Fantastic racism is wish fulfilment for our real racist tendencies, giving us a guilt-free, consequence-free target to indulge these impulses. And in so doing help to perpetuate them and hinder their excision from our thought patterns and habits.

    The problem with fantastic racism is not that it "leads" to real racism, but that it interferes with the removal of real racism.
    Racism is merely a vile symptom of a far less malevolent and malicious survival instinct. You could argue that "But we're heroes!" Murder-hoboing is wish-fullfillment of a desire to kill anyone who stands in the way of forcing our morals and values on the world, and having games (Video or tabletop) with wanton slaughter interferes with the removal of violence from our thought patterns and habits.

    I'm not really sure it's possible or desireable to completely excise violence and "fear of the other", instead of confront, re-direct, and examine them more circumspectly instead. Our literature needs both, Ender's Game and Starship Troopers.

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    BlueWizardGirl

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    Default Re: The literary merits of Alien Intelligence

    Quote Originally Posted by Amphiox View Post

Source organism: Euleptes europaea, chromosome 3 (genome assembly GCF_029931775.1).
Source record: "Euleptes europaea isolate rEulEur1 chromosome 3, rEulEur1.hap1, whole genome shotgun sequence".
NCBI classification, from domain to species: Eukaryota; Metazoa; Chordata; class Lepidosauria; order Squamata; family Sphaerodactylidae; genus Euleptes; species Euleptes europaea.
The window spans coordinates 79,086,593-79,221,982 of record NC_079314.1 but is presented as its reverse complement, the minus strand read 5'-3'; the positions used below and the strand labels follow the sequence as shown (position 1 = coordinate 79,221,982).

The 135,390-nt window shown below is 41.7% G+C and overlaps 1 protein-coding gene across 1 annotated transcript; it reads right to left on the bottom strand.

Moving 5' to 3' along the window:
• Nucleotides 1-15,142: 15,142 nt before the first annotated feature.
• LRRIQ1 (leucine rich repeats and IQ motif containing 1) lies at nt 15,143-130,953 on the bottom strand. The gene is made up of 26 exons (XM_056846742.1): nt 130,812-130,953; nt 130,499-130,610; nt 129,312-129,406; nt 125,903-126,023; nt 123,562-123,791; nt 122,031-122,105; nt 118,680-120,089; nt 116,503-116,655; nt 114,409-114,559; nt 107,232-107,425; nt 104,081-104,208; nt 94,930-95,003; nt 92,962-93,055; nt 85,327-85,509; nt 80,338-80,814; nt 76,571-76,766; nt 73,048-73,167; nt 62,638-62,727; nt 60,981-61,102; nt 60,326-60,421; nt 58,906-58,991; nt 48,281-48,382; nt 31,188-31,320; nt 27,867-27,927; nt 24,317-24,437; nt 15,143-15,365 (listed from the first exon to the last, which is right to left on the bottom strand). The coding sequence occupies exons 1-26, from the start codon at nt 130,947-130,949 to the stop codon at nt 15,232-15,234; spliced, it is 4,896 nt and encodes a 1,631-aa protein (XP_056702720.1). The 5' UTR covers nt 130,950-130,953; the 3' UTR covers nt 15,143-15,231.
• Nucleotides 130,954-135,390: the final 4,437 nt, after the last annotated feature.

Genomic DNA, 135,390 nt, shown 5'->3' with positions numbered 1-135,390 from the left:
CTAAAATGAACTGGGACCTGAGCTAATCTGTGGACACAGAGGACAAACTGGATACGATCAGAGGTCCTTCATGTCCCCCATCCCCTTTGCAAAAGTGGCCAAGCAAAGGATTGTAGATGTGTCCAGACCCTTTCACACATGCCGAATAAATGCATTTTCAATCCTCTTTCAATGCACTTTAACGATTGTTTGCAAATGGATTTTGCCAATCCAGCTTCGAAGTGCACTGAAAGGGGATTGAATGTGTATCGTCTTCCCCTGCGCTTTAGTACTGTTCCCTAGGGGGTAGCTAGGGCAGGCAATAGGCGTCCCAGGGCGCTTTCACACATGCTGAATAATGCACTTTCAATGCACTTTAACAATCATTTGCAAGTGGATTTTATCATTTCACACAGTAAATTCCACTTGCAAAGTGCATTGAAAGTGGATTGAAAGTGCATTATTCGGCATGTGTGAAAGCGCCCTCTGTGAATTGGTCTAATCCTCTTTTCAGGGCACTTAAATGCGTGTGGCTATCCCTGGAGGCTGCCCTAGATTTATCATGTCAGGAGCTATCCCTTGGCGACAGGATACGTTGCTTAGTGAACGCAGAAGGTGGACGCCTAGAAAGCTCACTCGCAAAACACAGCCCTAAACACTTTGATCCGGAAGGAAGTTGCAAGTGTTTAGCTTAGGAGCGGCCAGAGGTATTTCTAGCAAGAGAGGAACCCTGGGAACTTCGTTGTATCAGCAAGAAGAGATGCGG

You've got it backwards. It is real racism that causes Fantastic Racism. Fantastic Racism is an expression of pre-existing racist thought patterns and tendencies that permeate our culture.

    Fantastic racism is wish fulfilment for our real racist tendencies, giving us a guilt-free, consequence-free target to indulge these impulses. And in so doing help to perpetuate them and hinder their excision from our thought patterns and habits.

    The problem with fantastic racism is not that it "leads" to real racism, but that it interferes with the removal of real racism.
    Perfectly put! Thank you.

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    Default Re: The literary merits of Alien Intelligence

    I would point out at this point that even dropping sentience from this discussion changes nothing.

    Making the target a "monster", something unreasoning, instinctively dangerous, without culture or civilization STILL does not give us justification for killing them indiscriminately just for being what they are.

    Because what we essentially have the unreasoning threat that runs solely on instinct and is a dangerous threat is a wildlife management problem.

    It is culture and civilization that makes an enemy, as a collective, dangerous. That which runs on instinct is much easier to deal with. You study them, learn what their instincts are, and use that knowledge to manage and neutralize the threat they pose, without requiring you to "kill-em-all".

    You kill the ones you need to to neutralize the threat that is posed, as few as possible, as many as necessary, but you are killing those individuals because they, individually, are a threat and not because of what they are.

    So in fact there is NEVER, EVER, any justification for "killing X because they are X." If they are sentient then it is genocide. If they are not sentient then it is an ecological crime.